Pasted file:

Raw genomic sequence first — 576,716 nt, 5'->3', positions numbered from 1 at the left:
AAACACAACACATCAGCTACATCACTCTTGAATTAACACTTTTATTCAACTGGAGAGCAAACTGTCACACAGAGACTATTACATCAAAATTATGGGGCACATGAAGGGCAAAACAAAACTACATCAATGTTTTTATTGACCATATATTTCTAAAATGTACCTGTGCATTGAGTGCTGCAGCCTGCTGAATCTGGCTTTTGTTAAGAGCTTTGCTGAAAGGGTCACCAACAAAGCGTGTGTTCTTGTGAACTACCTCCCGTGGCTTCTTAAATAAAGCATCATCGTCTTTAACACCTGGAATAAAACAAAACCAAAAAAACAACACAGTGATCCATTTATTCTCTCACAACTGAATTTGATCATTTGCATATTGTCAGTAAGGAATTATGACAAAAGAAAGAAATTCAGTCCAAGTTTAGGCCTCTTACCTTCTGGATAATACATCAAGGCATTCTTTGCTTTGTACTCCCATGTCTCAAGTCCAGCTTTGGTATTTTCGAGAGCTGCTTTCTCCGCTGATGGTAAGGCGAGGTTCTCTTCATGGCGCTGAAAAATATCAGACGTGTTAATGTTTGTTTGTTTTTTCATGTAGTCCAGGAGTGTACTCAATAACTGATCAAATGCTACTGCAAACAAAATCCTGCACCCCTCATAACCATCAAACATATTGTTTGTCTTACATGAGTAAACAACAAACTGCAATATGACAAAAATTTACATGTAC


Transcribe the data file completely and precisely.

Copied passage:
Raw genomic sequence first — 576,716 nt, 5'->3', positions numbered from 1 at the left:
AAACACAACACATCAGCTACATCACTCTTGAATTAACACTTTTATTCAACTGGAGAGCAAACTGTCACACAGAGACTATTACATCAAAATTATGGGGCACATGAAGGGCAAAACAAAACTACATCAATGTTTTTATTGACCATATATTTCTAAAATGTACCTGTGCATTGAGTGCTGCAGCCTGCTGAATCTGGCTTTTGTTAAGAGCTTTGCTGAAAGGGTCACCAACAAAGCGTGTGTTCTTGTGAACTACCTCCCGTGGCTTCTTAAATAAAGCATCATCGTCTTTAACACCTGGAATAAAACAAAACCAAAAAAACAACACAGTGATCCATTTATTCTCTCACAACTGAATTTGATCATTTGCATATTGTCAGTAAGGAATTATGACAAAAGAAAGAAATTCAGTCCAAGTTTAGGCCTCTTACCTTCTGGATAATACATCAAGGCATTCTTTGCTTTGTACTCCCATGTCTCAAGTCCAGCTTTGGTATTTTCGAGAGCTGCTTTCTCCGCTGATGGTAAGGCGAGGTTCTCTTCATGGCGCTGAAAAATATCAGACGTGTTAATGTTTGTTTGTTTTTTCATGTAGTCCAGGAGTGTACTCAATAACTGATCAAATGCTACTGCAAACAAAATCCTGCACCCCTCATAACCATCAAACATATTGTTTGTCTTACATGAGTAAACAACAAACTGCAATATGACAAAAATTTACATGTAC